Hillary Clinton 2008 speaking into microphone in front of glass ceiling background

Dana Nalbandian/Shutterstock yarm_sasha/Shutterstock (Licensed) by Caterina Cox

Hillary Clinton’s glass ceiling speech cited by flat earthers as proof world is covered by glass dome

Clearly, this isn’t true.

 

Mikael Thalen

Tech

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Analysis

Conspiracy theorists who believe the earth is flat are circulating clips of former Secretary of State Hillary Clinton in which she discusses the “glass ceiling,” a metaphor often used to describe an invisible barrier that holds women back in their careers.

But according to conspiracy theorists, Clinton is actually referring to a glass dome that covers the flat earth. Clearly, this isn’t true.

In one such speech from 2008, Clinton, who had just lost the Democratic presidential nomination, referenced the glass ceiling while discussing her campaign.

The glass ceiling was also mentioned by Clinton 8 years later after she became the presumptive Democratic presidential nomination during the 2016 election season.

“It may be hard to see tonight, but we are all standing under a glass ceiling right now.”

When conceding the presidential election to Donald Trump, Clinton once again discussed the glass ceiling in a speech to her supporters.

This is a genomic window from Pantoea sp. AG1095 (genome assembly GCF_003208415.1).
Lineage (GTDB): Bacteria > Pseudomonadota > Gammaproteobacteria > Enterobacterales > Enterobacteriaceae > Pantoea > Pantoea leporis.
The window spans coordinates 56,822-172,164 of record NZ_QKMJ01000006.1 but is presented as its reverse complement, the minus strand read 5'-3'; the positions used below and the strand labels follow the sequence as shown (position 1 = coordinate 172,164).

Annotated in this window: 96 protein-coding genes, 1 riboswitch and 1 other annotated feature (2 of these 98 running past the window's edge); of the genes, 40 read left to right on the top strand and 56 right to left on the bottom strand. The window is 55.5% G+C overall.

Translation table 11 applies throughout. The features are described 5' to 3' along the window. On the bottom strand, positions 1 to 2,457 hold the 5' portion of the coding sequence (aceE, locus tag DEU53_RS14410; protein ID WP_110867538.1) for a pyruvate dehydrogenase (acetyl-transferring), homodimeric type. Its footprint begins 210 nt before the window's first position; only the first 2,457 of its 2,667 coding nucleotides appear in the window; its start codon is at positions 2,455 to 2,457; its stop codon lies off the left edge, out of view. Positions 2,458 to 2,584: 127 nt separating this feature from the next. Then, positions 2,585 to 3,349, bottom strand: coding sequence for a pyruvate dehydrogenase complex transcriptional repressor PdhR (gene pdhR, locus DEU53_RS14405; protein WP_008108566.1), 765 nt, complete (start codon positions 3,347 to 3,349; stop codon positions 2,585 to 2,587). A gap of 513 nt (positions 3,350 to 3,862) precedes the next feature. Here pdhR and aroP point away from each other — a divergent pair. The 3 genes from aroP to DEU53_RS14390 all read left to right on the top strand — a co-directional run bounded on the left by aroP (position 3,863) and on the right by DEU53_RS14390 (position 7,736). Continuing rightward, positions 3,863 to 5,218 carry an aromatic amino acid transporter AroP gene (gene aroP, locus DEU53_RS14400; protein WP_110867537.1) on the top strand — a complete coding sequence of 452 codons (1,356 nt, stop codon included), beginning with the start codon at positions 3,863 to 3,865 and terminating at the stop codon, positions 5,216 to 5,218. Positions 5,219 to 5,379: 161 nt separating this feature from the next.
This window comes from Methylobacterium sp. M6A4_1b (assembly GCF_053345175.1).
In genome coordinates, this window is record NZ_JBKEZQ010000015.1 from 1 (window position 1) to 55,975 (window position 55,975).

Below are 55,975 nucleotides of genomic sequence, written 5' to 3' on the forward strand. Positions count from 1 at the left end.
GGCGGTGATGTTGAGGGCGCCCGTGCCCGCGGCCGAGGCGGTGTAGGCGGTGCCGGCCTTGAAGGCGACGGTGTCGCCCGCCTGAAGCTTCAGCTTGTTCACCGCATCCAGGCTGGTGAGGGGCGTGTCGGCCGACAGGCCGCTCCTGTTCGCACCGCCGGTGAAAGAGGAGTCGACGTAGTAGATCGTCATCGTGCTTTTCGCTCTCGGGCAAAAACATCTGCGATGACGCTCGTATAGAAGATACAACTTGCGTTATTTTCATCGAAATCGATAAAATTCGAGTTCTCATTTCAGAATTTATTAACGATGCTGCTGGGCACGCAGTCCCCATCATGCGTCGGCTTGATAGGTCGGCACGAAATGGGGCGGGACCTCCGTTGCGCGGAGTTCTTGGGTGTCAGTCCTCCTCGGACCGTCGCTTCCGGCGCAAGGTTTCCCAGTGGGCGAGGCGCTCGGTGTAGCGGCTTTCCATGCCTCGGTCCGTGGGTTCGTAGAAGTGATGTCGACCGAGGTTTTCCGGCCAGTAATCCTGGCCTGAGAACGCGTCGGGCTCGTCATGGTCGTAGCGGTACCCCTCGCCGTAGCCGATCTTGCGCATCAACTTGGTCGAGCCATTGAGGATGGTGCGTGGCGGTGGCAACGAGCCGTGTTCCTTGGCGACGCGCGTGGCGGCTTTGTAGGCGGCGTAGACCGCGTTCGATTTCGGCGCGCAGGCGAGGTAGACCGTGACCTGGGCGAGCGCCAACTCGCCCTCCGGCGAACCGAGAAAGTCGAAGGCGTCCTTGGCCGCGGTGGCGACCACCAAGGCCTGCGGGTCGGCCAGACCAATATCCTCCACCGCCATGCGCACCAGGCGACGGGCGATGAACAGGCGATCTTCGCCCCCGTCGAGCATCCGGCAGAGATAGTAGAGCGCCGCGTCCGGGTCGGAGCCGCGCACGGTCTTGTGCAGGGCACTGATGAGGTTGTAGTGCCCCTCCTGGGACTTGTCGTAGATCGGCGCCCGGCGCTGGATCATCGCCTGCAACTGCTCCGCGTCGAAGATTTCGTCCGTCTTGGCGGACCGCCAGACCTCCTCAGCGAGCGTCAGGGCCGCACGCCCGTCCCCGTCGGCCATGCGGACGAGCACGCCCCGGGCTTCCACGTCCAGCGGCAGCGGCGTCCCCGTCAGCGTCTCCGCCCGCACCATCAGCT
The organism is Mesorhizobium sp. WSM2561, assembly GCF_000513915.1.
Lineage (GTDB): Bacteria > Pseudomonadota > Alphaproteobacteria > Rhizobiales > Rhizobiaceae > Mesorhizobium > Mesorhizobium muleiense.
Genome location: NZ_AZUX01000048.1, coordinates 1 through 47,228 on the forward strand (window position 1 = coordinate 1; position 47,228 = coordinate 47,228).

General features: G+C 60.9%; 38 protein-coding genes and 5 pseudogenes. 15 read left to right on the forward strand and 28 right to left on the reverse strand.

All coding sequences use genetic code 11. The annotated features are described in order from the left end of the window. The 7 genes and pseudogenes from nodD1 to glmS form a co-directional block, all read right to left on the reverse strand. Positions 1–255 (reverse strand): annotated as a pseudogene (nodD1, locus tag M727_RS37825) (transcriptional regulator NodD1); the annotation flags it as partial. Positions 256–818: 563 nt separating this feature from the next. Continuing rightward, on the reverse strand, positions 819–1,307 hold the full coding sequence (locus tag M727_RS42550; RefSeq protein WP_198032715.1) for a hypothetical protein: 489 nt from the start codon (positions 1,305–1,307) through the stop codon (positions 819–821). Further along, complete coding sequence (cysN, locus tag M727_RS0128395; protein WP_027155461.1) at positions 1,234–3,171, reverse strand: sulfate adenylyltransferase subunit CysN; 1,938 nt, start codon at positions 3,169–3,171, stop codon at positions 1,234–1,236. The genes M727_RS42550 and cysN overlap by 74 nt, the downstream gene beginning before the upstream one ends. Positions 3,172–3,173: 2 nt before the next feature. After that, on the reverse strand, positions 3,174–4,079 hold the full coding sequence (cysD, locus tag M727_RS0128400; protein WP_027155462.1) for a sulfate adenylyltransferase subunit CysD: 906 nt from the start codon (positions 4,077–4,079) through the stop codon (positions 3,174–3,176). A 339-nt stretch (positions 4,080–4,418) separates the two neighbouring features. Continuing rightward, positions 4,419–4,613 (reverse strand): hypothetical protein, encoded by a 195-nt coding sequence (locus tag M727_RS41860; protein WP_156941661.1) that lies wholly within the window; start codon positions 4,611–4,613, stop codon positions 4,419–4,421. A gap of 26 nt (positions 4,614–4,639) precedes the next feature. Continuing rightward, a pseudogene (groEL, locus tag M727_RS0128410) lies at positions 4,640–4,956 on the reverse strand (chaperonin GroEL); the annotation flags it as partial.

Incredibly, all such quotes have repeatedly been used by flat earth believers to promote their world views. 

The claim began circulating once again across social media this month, leading the majority of people to mock it outright. Flat earth enthusiasts, however, were quick to fight back.

“What about those multiple videos of Hillary Clinton saying we will break that glass dome one day?” one Twitter user asked.

Others mentioned Clinton’s comments as well while espousing their belief that the earth may not be all that it’s purported to be.

“Hillary made her comment about finally breaking through the glass sealing [sic], another said. “There are videos of rockets hitting something that is invisible and continues to spin. Round or flat, these things say something is fishy.”

Even when presented with the correct context, conspiracy theorists refuse to believe that Clinton was merely discussing women in the workplace.

“Even gold [sic] ol Hillary gave us a hint in her 2016 debate speech w/Trump about breaking glass ceilings,” a separate Twitter user wrote. “Ppl thought she was referring to woman [sic] in biz, but it was her way of telling us w/o telling us.”

While it shouldn’t come as a shock to readers of the “One Dumb Conspiracy” newsletter, Clinton’s remarks about a glass ceiling have absolutely nothing to do with flat earth or a secret dome covering the planet.

The earth also isn’t flat and isn’t covered by a glass dome.

While such beliefs still remain fringe, they have grown significantly in the 21st century with the spread of the internet. Don’t be surprised in the future if any mentions made by Clinton of the glass ceiling are used to revive flat earth talking points.

Why it matters

Luckily, the flat earth movement has done little damage to U.S. politics in the same way as other conspiracy theories such as QAnon.

But the persistence of the belief, which can be traced back to biblical times, will likely continue into the unforeseeable future.

 
The Daily Dot